Excursions of Mr. Slavko Kopac


Visionary Shepherd following his mysterious star, Slavko Kopac, the friend of things and humble men, looks for the unspeakable. The hell of the first one hasn’t got its place in the heaven of the second.

So, why this attempt at reconciliation? Essentially, to get Kopac out of the two great encounters of his life, Dubuffet and l’Art Brut, which dazzle him, without intimidating him in the least.

Certainly, Slavko Kopac and Jean Dubuffet had warm affection for each other until their deaths. Appointed a curator of the l’Art Brut collections by Dubuffet at the beginning of their acquaintance.

 In the course of 27 years, from 1948 to 1975, Kopac administered, organized and embellished an astonishing series of unpublished work, snatched from insanity, death and nothingness. Which Kopac summed up by his modest words: “He was God and I was Saint Peter”.

Holiness, we know, hardly supports extraversion. Kopac was gentle and discreet. But, in his friend’s creations, Dubuffet had recognized a talent, comparable to his. One thing, however, is sure: a refugee in Tuscany after the war, alone, isolated, cut off from the world, Kopac, with his small gouaches and watercolors, reinvented painting. In touch even with the greatest masterpieces of the Italian Renaissance, a little Croatian, with all the innocence of his youth, fiercely turns his back on them, to penetrate virgin and unexplored territories. This revelation didn’t come to him right away from outcasts and outsiders, nor did it come from Aloïse, or from Wôlfli, as could have been expected, but from children.

Slavko Kopac, Green pastures, 1946/47
Green pastures, 1946/47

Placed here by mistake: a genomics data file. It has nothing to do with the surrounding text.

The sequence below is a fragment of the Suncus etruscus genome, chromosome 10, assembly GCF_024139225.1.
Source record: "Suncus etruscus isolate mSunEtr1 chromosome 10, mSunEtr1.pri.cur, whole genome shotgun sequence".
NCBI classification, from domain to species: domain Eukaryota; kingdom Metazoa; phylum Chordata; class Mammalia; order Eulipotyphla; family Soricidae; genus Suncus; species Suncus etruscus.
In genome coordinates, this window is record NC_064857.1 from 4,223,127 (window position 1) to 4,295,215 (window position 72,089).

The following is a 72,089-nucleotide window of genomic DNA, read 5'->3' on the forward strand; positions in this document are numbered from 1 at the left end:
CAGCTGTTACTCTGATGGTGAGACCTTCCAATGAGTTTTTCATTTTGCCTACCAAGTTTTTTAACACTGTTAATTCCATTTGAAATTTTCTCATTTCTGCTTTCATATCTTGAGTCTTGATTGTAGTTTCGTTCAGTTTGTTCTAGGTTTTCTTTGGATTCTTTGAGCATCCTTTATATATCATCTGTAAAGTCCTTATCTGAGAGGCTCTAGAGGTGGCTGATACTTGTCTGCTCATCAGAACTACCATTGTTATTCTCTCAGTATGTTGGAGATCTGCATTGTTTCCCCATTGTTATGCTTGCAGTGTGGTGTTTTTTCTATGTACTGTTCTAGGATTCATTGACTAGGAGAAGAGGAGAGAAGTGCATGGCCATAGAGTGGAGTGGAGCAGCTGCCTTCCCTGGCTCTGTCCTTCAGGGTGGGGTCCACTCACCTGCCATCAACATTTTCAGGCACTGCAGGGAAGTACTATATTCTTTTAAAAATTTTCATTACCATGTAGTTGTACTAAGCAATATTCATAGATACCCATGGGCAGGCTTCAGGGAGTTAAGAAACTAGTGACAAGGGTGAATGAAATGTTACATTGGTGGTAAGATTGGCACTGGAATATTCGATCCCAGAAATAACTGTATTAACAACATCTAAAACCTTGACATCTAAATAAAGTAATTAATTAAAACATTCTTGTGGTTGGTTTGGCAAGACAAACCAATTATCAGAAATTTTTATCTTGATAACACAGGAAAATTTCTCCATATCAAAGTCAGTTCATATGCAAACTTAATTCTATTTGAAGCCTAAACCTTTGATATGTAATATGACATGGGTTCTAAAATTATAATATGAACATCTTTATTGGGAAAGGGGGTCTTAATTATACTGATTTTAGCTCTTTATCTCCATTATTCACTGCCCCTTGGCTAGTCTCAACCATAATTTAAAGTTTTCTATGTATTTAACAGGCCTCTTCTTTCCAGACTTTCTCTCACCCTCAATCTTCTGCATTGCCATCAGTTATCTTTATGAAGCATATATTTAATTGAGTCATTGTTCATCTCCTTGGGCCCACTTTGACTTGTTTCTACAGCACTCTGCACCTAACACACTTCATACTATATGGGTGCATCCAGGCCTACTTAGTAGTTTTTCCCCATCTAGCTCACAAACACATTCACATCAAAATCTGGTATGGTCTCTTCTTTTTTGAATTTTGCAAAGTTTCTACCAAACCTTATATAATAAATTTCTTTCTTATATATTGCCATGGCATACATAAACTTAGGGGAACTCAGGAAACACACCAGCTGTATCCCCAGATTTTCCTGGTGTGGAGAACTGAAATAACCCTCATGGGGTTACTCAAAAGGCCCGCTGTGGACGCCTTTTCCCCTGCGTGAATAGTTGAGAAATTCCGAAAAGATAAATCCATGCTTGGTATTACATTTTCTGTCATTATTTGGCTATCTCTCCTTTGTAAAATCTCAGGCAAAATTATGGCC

“I started my career as a drawing teacher for children, he liked to say. But, within a year and a half I was fired, because I couldn’t get on with my colleague. If you are a real teacher, she shouted at me, how can you allow children to draw two feet at a table and a body without arms? But I, what I exactly liked in their drawings, was everything they didn’t do like we would. I was like a man who had to talk to God and who didn’t believe in him: a real teacher, it was them and the pupil was me”. So it was in a school for the youngest that Kopac became great. This initial infantile freedom can be found in the extraordinary Indian summer of the end of his life. As though, suddenly, Kopac let himself flourish entirely. Daring everything: big formats, these series of totemic nudes supporting the framework of the sky, where the most unrestrained colors, emerging from the earthy gangue of the years of lead. Refusing nothing: the collage itself, on the image of the latest Matisse, without any help from the paintbrush, with the subtleties of tones and depths which leave us speechless. It would, however, be unfair to limit a life to its final point. Kopac does not change the style, as is sometimes falsely alleged; he changes format. If it were actually possible to deduct his small world from his first Italian works, all attempts to encircle basically immaterial and fluid work are doomed to failure. For Kopac’s universe can be very capricious, infantile and dazzling, just like an uninterrupted dream.